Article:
Nobody likes birds of prey being persecuted. Now, following Scotland’s introduction last year of legislation making landowners responsible for actions by their employees, including gamekeepers, the RSPB has submitted a response to the Law Commission’s review of wildlife law in England and Wales which includes strong support for the introduction of a similar criminal vicarious liability law.
The Scottish Parliament took action following a number of high profile cases where golden eagles had been poisoned. Between 1989 and 2011, the RSPB calculated, at least, 50 of these iconic birds had been shot or poisoned. The majority of deaths occurred in the central, northern and southern Highlands, where driven grouse shooting is far more commercially viable than in other regions of the country.
Over the border, grouse shooting is also driving the hen harrier, one of England’s best-known birds of prey, towards extinction. Ornithologists have long enjoyed the sky dancing courtship displays by the male, a beautiful pearly grey with distinctive black wingtips and smaller than the rich brown coloured female with a distinctive white rump.
Yet with less than 10 pairs breeding annually its future remains uncertain. That’s despite “a 2011 report by the JNCC estimating that England’s uplands and moorlands could support 323 pairs” reports Jude Lane, the RSPB’s project officer on the United Utilities’ Forest of Bowland 24,000 acre estate near Clitheroe. On this the RSPB, the water company and their upland hill farming and grouse shooting tenants have collaborated to protect the hen harrier since 1982.
Hen harriers have bred on the estate in varying numbers since they returned to Bowland in the late 60s. “In 2011 there were seven nesting attempts, of which four were successful and 12 birds were reared,” explains Jude.
But the 2012 breeding season turned out to be disastrous for the hen harrier, with no nesting attempts in the Forest of Bowland and only one successful nest in all of England. It was also marred by one of the twelve young that fledged the previous year being found dead on a grouse moor in North Yorkshire after the satellite tracker she was fitted with indicated something was wrong. Detailed forensic analysis concluded she had been shot.
Bowland Forest, once a royal hunting ground, is an area of deep valleys and barren gritstone fells. Its blanket bog and heather moorland habitat is perfect not only for hen harriers but also the Red Grouse. The latter are specially reared for shooting. Bags of between eighty and two hundred a day are offered for those who can afford to pay from £160 to £1,500.
The Duke of Westminster’s 19,000-acre Abbeystead estate in Bowland Forest holds the record for a single days shoot, when 2929 grouse were shot on August 12 1915. Today, the estate organises around 30 shoots annually and visitors are helped get there by road signs depicting a hen harrier. Not that anyone would see any such bird on the Duke’s land, even though the habitat is no different to that of the nearby United Utilities estate. On Dartmoor and Exmoor in southwest England it’s a similar story, plenty of grouse but few hen harriers.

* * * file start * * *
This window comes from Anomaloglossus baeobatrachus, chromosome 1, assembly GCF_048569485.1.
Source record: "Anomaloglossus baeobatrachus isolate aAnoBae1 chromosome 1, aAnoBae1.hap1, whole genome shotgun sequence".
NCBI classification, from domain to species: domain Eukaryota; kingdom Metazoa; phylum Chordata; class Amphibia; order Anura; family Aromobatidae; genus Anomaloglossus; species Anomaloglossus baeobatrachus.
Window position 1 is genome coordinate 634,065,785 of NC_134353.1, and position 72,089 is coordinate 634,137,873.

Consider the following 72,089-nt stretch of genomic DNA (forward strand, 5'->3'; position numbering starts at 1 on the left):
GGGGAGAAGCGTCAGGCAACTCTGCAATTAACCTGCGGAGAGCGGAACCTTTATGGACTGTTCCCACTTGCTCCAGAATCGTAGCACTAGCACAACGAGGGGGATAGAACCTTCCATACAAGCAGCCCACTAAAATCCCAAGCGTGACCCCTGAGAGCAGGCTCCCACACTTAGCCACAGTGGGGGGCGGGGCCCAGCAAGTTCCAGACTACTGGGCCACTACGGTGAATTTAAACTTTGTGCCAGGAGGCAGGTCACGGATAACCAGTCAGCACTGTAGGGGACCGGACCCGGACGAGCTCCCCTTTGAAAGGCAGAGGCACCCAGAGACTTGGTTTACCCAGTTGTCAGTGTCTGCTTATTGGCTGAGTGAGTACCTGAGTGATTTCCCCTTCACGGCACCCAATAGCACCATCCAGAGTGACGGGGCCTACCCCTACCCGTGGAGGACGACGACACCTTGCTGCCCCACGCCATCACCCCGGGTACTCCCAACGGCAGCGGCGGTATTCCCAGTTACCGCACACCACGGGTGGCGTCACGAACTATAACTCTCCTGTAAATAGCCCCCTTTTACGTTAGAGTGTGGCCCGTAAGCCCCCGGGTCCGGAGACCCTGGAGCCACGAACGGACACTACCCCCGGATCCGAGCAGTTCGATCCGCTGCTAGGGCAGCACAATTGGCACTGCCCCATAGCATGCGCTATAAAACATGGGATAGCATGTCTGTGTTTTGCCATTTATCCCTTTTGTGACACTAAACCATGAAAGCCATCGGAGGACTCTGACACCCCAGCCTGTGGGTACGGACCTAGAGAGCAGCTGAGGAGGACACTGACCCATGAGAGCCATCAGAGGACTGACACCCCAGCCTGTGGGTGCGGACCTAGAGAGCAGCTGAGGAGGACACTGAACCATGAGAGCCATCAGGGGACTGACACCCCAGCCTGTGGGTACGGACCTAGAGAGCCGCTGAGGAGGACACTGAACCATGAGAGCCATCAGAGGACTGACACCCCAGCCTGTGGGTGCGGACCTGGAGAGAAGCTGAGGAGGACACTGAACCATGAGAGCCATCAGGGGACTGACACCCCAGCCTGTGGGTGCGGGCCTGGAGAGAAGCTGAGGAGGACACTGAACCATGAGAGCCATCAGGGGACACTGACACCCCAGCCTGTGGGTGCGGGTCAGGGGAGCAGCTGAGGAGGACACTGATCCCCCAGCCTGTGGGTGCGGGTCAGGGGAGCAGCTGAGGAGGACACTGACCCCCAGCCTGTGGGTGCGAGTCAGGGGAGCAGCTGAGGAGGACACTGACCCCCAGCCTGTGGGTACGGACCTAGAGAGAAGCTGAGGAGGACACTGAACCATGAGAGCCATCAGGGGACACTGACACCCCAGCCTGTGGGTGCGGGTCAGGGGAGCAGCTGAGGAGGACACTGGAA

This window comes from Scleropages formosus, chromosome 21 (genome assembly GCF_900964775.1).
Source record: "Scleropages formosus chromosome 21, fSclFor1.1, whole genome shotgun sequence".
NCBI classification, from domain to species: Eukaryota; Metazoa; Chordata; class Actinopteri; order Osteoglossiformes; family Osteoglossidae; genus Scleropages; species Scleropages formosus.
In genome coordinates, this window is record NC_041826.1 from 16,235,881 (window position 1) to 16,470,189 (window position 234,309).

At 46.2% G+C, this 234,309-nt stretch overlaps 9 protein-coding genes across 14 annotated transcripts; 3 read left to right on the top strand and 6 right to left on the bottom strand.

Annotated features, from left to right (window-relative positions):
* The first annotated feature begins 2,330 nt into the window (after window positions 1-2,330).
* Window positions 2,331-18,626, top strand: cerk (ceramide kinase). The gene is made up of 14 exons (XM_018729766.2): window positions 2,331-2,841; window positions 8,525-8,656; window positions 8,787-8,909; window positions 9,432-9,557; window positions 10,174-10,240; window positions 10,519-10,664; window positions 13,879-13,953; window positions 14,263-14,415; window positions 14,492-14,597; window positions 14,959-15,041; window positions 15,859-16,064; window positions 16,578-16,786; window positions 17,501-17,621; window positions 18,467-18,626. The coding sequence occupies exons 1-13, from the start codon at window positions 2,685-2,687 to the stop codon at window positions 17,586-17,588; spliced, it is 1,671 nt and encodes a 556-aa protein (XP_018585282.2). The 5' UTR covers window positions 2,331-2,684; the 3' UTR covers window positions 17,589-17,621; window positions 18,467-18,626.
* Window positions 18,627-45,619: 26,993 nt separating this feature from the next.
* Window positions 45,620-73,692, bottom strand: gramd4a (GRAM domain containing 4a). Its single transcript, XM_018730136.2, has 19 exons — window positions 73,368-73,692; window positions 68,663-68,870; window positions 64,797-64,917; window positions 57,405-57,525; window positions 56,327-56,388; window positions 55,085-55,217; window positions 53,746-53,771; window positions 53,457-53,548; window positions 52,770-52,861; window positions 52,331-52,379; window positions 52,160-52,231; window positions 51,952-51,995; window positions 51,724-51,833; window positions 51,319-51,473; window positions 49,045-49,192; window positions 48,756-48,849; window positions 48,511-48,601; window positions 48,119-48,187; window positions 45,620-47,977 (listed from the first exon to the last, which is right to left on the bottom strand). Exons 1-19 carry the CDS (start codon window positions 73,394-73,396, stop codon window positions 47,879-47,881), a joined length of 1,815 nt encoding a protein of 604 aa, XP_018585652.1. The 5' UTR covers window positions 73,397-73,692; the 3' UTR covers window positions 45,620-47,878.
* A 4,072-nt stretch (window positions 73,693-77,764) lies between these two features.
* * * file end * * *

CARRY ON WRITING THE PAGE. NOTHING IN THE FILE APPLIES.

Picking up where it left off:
Landowners deny killing hen harriers and the British association for shooting and conservation has promised to expel any of its members found guilty of doing so. Proving that has been the case isn’t easy. It was the RSPB’s work that helped establish wildlife crime (police) officer’s posts and they have long campaigned for more. Yet even those appointed “usually do it part-time, with cases at the edge of their desk,” says Bob Elliot, head of investigations at the RSPB, which is the largest wildlife conservation charity in Europe with over one million members and 17,600 volunteers.
As such the majority of the reported incidents - totalling 202 in 2011 - of illegal shooting, trapping and nest destruction of birds of prey are the result of initial reports from members of the organisation. Two-thirds originated in England and a quarter in Scotland. The RSPB believes the number of unreported incidents is likely to be considerably higher.
Prosecutions are relatively rare. In 2011 there were only 42 individual cases totalling 152 charges, with 137 proven. Just 13 people went to prison. Elliot wants prosecutions to drop but “only if people change their behaviour such that we see rare species re-occupying spaces they should be in.”
The wildlife and natural environment (Scotland) act 2011 came into operation in Scotland on January 1st last year. Elliot has seen it force a review of practices at some shooting locations, with land owners and managers required to show they did not know about a wildlife bird crime and took all reasonable steps and due diligence to prevent it. New snaring provisions mean operators are required to successfully complete a training course. Snares now require fitting with an ID tag and number.
Elliot also reports that there has been a dramatic drop in poisoning figures in Scotland in 2012 and he hopes the new legislation is the reason for this. As a result, whilst the RSPB is neutral on shooting, Elliot believes, “with these beautiful birds continuing to be killed it is time for the UK government to follow Scotland and adopt similar legislation.”
Meanwhile, with the hen harrier on the brink of extinction, Elliot is also desperate to see the government implement an emergency recovery plan.
“Birds of prey such as the Hen Harrier, Peregrine, Red Kite, Goshawk, White-tailed eagle are stunning species and part of our natural heritage. They have existed for thousands of years and have as much right as ourselves to exist” says Jude Lane.
The Law Commission is due to report its findings from the public consultation to Defra in Spring, with the intention to publish a final report with recommendations and draft bill by mid-2014.